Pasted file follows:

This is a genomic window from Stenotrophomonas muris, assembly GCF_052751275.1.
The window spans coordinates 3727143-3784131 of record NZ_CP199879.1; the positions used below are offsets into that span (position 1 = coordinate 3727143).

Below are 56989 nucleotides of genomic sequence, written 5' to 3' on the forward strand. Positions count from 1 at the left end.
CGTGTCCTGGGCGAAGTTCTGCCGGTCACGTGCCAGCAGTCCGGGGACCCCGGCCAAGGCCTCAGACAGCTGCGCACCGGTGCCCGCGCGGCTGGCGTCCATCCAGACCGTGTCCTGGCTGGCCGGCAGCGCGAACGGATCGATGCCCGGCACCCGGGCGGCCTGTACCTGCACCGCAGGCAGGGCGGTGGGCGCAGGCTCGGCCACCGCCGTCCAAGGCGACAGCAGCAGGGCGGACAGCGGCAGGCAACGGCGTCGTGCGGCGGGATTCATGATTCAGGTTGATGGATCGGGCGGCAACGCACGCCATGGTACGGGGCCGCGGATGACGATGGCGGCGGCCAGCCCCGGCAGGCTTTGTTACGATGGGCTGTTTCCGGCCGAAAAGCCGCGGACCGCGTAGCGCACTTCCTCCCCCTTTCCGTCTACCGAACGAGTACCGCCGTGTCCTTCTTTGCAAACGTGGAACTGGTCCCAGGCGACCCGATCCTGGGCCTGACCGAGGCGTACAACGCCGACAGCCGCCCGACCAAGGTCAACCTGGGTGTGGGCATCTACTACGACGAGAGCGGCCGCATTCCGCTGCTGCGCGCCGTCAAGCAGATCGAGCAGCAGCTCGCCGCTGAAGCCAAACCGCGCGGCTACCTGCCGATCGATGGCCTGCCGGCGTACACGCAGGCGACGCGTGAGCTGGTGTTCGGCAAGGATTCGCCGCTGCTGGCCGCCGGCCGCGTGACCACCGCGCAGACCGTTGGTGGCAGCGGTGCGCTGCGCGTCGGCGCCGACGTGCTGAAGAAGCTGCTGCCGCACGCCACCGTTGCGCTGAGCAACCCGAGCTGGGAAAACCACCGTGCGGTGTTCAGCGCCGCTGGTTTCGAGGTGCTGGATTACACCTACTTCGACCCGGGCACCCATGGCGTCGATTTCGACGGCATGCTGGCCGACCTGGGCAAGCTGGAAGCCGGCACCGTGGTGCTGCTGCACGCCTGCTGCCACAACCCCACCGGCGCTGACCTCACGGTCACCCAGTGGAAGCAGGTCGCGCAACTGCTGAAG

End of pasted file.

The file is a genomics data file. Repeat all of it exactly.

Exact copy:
This is a genomic window from Stenotrophomonas muris, assembly GCF_052751275.1.
The window spans coordinates 3727143-3784131 of record NZ_CP199879.1; the positions used below are offsets into that span (position 1 = coordinate 3727143).

Below are 56989 nucleotides of genomic sequence, written 5' to 3' on the forward strand. Positions count from 1 at the left end.
CGTGTCCTGGGCGAAGTTCTGCCGGTCACGTGCCAGCAGTCCGGGGACCCCGGCCAAGGCCTCAGACAGCTGCGCACCGGTGCCCGCGCGGCTGGCGTCCATCCAGACCGTGTCCTGGCTGGCCGGCAGCGCGAACGGATCGATGCCCGGCACCCGGGCGGCCTGTACCTGCACCGCAGGCAGGGCGGTGGGCGCAGGCTCGGCCACCGCCGTCCAAGGCGACAGCAGCAGGGCGGACAGCGGCAGGCAACGGCGTCGTGCGGCGGGATTCATGATTCAGGTTGATGGATCGGGCGGCAACGCACGCCATGGTACGGGGCCGCGGATGACGATGGCGGCGGCCAGCCCCGGCAGGCTTTGTTACGATGGGCTGTTTCCGGCCGAAAAGCCGCGGACCGCGTAGCGCACTTCCTCCCCCTTTCCGTCTACCGAACGAGTACCGCCGTGTCCTTCTTTGCAAACGTGGAACTGGTCCCAGGCGACCCGATCCTGGGCCTGACCGAGGCGTACAACGCCGACAGCCGCCCGACCAAGGTCAACCTGGGTGTGGGCATCTACTACGACGAGAGCGGCCGCATTCCGCTGCTGCGCGCCGTCAAGCAGATCGAGCAGCAGCTCGCCGCTGAAGCCAAACCGCGCGGCTACCTGCCGATCGATGGCCTGCCGGCGTACACGCAGGCGACGCGTGAGCTGGTGTTCGGCAAGGATTCGCCGCTGCTGGCCGCCGGCCGCGTGACCACCGCGCAGACCGTTGGTGGCAGCGGTGCGCTGCGCGTCGGCGCCGACGTGCTGAAGAAGCTGCTGCCGCACGCCACCGTTGCGCTGAGCAACCCGAGCTGGGAAAACCACCGTGCGGTGTTCAGCGCCGCTGGTTTCGAGGTGCTGGATTACACCTACTTCGACCCGGGCACCCATGGCGTCGATTTCGACGGCATGCTGGCCGACCTGGGCAAGCTGGAAGCCGGCACCGTGGTGCTGCTGCACGCCTGCTGCCACAACCCCACCGGCGCTGACCTCACGGTCACCCAGTGGAAGCAGGTCGCGCAACTGCTGAAG